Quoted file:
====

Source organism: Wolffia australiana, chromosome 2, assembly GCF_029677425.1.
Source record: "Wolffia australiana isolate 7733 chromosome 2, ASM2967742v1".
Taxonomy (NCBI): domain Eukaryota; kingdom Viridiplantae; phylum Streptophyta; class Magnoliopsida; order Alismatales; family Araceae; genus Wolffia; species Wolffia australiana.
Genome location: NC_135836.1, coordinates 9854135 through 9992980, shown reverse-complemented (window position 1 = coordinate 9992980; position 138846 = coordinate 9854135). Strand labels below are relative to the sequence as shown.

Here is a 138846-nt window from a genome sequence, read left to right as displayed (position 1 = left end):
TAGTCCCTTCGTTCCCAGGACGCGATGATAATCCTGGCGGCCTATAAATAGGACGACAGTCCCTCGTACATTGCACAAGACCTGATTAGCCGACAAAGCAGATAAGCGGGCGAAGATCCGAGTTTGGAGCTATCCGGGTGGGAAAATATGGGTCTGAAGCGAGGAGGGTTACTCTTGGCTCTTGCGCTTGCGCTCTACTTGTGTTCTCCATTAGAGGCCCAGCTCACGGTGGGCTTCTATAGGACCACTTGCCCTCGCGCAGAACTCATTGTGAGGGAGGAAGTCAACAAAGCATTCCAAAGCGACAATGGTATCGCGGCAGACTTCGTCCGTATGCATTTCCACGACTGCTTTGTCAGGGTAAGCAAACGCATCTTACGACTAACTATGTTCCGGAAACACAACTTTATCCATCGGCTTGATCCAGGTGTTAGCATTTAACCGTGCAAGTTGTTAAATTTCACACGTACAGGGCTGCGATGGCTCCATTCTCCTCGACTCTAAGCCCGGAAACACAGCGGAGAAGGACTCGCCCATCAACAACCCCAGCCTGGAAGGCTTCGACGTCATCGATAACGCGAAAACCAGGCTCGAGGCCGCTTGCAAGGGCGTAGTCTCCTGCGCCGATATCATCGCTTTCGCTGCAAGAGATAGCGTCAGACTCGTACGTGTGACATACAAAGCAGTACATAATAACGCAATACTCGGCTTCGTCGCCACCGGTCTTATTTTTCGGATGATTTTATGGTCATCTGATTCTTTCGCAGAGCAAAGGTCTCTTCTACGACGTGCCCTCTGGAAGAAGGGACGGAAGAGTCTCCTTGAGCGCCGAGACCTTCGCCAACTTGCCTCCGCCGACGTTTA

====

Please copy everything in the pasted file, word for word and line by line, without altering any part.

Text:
Source organism: Wolffia australiana, chromosome 2, assembly GCF_029677425.1.
Source record: "Wolffia australiana isolate 7733 chromosome 2, ASM2967742v1".
Taxonomy (NCBI): domain Eukaryota; kingdom Viridiplantae; phylum Streptophyta; class Magnoliopsida; order Alismatales; family Araceae; genus Wolffia; species Wolffia australiana.
Genome location: NC_135836.1, coordinates 9854135 through 9992980, shown reverse-complemented (window position 1 = coordinate 9992980; position 138846 = coordinate 9854135). Strand labels below are relative to the sequence as shown.

Here is a 138846-nt window from a genome sequence, read left to right as displayed (position 1 = left end):
TAGTCCCTTCGTTCCCAGGACGCGATGATAATCCTGGCGGCCTATAAATAGGACGACAGTCCCTCGTACATTGCACAAGACCTGATTAGCCGACAAAGCAGATAAGCGGGCGAAGATCCGAGTTTGGAGCTATCCGGGTGGGAAAATATGGGTCTGAAGCGAGGAGGGTTACTCTTGGCTCTTGCGCTTGCGCTCTACTTGTGTTCTCCATTAGAGGCCCAGCTCACGGTGGGCTTCTATAGGACCACTTGCCCTCGCGCAGAACTCATTGTGAGGGAGGAAGTCAACAAAGCATTCCAAAGCGACAATGGTATCGCGGCAGACTTCGTCCGTATGCATTTCCACGACTGCTTTGTCAGGGTAAGCAAACGCATCTTACGACTAACTATGTTCCGGAAACACAACTTTATCCATCGGCTTGATCCAGGTGTTAGCATTTAACCGTGCAAGTTGTTAAATTTCACACGTACAGGGCTGCGATGGCTCCATTCTCCTCGACTCTAAGCCCGGAAACACAGCGGAGAAGGACTCGCCCATCAACAACCCCAGCCTGGAAGGCTTCGACGTCATCGATAACGCGAAAACCAGGCTCGAGGCCGCTTGCAAGGGCGTAGTCTCCTGCGCCGATATCATCGCTTTCGCTGCAAGAGATAGCGTCAGACTCGTACGTGTGACATACAAAGCAGTACATAATAACGCAATACTCGGCTTCGTCGCCACCGGTCTTATTTTTCGGATGATTTTATGGTCATCTGATTCTTTCGCAGAGCAAAGGTCTCTTCTACGACGTGCCCTCTGGAAGAAGGGACGGAAGAGTCTCCTTGAGCGCCGAGACCTTCGCCAACTTGCCTCCGCCGACGTTTA